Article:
Sheep: Fight footrot by using hoof scoring not gene markers

IT IS possible to reduce footrot in sheep flocks by selective breeding - and the best tool for this is ewe hoof scoring. Liz Genever, Eblex sheep scientist, says a New Zealand-developed gene marker proved ‘generally ineffective’ for pinpointing footrot resistance in a four-year Defra project led by SAC, with support from Eblex.

The research involved more than 55,000 individual hoof scores from nearly 14,000 Texel, Scottish Blackface and Mule sheep in 27 mainly commercial flocks with pedigree details from 2005 to 2007, coupled with blood sampling for molecular genetic analysis.

The extensive scoring showed the average prevalence of footrot and its precursor conditions varied widely between breeds (17-57 per cent) and farms (less than 1 per cent to nearly 60 per cent). At the same time, older ewes, ewes rearing twins and male lambs were seen as being at particular risk.

Speaking on the work, Dr Genever says: “Footrot has a low to moderate heritability in adults, confirming conventional breeding approaches can be used to improve resistance and assist in its control.

Same time of year

“It also underlines breeding for resistance will give greater and more rapid results in flocks with high levels of footrot, and that ewes should be scored more than once, ideally at the same time each year, for accurate EBV development.

“Further genetic analyses show footrot resistance is usually either favourably correlated with other traits or uncorrelated with them. This means breeding for footrot resistance will not compromise progress in other important performance traits.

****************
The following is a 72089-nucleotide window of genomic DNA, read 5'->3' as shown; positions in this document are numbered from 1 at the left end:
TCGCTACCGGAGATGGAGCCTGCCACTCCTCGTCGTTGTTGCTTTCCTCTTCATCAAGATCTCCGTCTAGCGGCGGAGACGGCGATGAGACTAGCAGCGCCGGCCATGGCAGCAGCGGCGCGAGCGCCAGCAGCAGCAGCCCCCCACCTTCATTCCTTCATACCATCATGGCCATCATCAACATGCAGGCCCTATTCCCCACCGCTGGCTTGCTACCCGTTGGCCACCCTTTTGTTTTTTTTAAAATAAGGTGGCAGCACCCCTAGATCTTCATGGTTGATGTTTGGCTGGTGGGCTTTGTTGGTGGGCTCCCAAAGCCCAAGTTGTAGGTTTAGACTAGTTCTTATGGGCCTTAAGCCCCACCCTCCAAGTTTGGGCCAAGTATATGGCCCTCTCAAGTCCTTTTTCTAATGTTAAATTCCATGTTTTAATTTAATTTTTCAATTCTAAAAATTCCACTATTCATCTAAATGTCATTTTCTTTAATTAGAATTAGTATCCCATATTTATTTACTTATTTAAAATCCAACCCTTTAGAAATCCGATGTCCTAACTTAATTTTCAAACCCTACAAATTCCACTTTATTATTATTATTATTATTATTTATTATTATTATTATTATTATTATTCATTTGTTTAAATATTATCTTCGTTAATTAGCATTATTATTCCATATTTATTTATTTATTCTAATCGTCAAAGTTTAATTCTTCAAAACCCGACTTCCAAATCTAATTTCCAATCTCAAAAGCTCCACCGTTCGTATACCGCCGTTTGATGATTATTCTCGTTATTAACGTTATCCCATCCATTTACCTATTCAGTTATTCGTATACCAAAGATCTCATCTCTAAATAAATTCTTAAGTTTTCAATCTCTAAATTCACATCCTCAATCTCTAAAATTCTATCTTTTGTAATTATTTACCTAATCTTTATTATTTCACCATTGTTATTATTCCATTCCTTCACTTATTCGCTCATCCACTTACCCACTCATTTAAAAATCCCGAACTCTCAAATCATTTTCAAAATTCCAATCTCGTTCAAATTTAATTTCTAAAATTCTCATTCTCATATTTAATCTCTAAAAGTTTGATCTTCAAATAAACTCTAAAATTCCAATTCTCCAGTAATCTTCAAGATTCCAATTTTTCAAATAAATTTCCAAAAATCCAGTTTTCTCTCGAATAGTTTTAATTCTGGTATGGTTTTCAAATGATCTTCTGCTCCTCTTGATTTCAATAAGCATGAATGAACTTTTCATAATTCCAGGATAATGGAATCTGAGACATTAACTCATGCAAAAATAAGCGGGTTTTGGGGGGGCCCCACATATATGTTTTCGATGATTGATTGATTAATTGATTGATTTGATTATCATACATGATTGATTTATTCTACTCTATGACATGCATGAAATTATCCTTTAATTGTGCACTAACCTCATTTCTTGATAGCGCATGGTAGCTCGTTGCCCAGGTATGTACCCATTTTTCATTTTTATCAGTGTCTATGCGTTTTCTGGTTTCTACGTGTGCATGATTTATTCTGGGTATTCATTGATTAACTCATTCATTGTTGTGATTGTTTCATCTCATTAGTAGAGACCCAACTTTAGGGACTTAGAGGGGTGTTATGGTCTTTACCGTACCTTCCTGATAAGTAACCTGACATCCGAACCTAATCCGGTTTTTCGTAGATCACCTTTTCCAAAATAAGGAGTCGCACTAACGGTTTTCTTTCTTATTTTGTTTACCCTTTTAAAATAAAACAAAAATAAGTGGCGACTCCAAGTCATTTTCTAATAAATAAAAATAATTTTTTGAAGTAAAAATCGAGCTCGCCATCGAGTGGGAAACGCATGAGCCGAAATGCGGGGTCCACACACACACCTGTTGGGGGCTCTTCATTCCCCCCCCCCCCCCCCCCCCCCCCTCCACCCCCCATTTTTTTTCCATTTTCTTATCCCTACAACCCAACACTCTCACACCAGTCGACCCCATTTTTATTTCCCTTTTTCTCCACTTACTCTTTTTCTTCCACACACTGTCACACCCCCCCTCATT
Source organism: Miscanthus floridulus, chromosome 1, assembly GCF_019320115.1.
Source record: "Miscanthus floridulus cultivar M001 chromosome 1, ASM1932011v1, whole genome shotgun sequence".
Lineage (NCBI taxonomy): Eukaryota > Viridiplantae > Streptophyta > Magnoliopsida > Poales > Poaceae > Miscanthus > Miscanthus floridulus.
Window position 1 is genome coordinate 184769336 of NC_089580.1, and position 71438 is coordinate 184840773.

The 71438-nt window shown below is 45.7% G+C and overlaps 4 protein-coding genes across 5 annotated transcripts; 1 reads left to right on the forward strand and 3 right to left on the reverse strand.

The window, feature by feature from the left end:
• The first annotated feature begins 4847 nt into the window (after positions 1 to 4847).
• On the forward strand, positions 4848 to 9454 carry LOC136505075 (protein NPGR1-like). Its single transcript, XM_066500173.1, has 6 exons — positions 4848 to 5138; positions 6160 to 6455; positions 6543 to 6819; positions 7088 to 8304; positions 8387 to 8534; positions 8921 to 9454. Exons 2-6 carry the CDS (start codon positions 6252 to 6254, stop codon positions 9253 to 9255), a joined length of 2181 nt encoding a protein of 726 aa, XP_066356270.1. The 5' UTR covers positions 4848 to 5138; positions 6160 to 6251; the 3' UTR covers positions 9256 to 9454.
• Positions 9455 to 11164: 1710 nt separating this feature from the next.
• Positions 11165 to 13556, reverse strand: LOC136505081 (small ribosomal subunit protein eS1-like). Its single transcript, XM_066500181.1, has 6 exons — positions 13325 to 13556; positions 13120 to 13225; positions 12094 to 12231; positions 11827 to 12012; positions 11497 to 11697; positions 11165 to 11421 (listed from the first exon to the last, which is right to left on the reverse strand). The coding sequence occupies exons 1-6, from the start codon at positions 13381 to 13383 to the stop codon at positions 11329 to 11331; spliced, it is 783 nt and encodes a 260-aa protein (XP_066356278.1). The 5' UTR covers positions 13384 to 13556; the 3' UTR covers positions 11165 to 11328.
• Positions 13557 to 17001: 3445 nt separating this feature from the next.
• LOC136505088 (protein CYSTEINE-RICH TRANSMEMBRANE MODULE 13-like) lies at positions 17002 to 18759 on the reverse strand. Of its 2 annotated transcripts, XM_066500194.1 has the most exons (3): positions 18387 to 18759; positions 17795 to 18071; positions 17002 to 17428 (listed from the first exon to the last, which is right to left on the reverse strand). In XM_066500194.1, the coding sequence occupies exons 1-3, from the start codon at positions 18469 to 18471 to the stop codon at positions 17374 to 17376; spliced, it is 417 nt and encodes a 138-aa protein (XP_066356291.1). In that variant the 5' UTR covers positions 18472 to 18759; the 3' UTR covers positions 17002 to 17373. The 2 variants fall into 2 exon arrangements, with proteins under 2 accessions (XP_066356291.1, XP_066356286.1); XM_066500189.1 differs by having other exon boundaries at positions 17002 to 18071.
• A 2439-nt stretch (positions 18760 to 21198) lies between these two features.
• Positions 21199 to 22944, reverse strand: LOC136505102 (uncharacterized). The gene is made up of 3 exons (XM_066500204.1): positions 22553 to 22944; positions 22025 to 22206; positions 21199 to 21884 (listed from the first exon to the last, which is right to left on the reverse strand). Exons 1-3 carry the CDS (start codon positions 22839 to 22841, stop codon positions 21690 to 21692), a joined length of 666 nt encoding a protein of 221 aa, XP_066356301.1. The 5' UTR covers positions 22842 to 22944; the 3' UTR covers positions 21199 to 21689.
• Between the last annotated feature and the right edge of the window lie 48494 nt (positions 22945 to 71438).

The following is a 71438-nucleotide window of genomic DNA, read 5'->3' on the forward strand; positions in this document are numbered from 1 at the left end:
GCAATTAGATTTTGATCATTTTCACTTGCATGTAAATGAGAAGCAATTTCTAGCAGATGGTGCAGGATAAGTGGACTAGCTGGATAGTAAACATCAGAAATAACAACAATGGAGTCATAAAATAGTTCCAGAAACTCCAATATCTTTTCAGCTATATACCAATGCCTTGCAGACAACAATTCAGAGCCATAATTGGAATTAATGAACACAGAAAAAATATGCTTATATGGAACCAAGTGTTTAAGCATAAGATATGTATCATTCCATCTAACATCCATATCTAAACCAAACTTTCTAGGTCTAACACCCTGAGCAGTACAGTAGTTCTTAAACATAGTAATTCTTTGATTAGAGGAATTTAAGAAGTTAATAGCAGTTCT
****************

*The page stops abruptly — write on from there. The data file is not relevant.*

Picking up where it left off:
“Indeed, the genetic correlations suggest selection for footrot resistance is likely to improve longevity, number of lambs reared, and lamb survival in Blackface ewes, while having no effect on the rate of growth, or muscle depth, and favourably influencing fat depth in Texel lambs.”

Dr Genever says the reason the New Zealand marker did not work well was there are ‘very different variants’ of the gene known to be involved with immunity in New Zealand sheep present in the UK Texel and Blackface breeds.

“These variants are such that no consistent correlations could be identified between footrot resistance and the genetic marker test developed at Lincoln University in New Zealand,” she says.

“Under these circumstances, the widespread use of this particular test is not recommended for these breeds. Instead, until emerging genetic technologies can be effectively harnessed for the UK, a conventional EBV approach based on routine ewe hoof scoring is considered likely to yield the best results.

“Together with the benefits of cleaner pasture, selecting for footrot resistance in this way is calculated to reduce the prevalence of the disease by between 0.5 and 1 percentage point per year, making it a valuable and particularly sustainable complement to current control strategies and well worth widespread adoption.”



  • Some farms have a footrot prevalence of less than 1 per cent while others have over 60 per cent.
  • Older ewes, ewes rearing twins and male lambs are at higher risk of footrot.
  • Regular hoof scoring, preferably repeated at the same time of year, will help develop accurate footrot resistance EBVs.
  • Selection for sheep showing resistance will not compromise progress in other important performance traits.
  • There are not enough genetic similarities between NZ and UK breeds for the NZ gene marker to work in this country.


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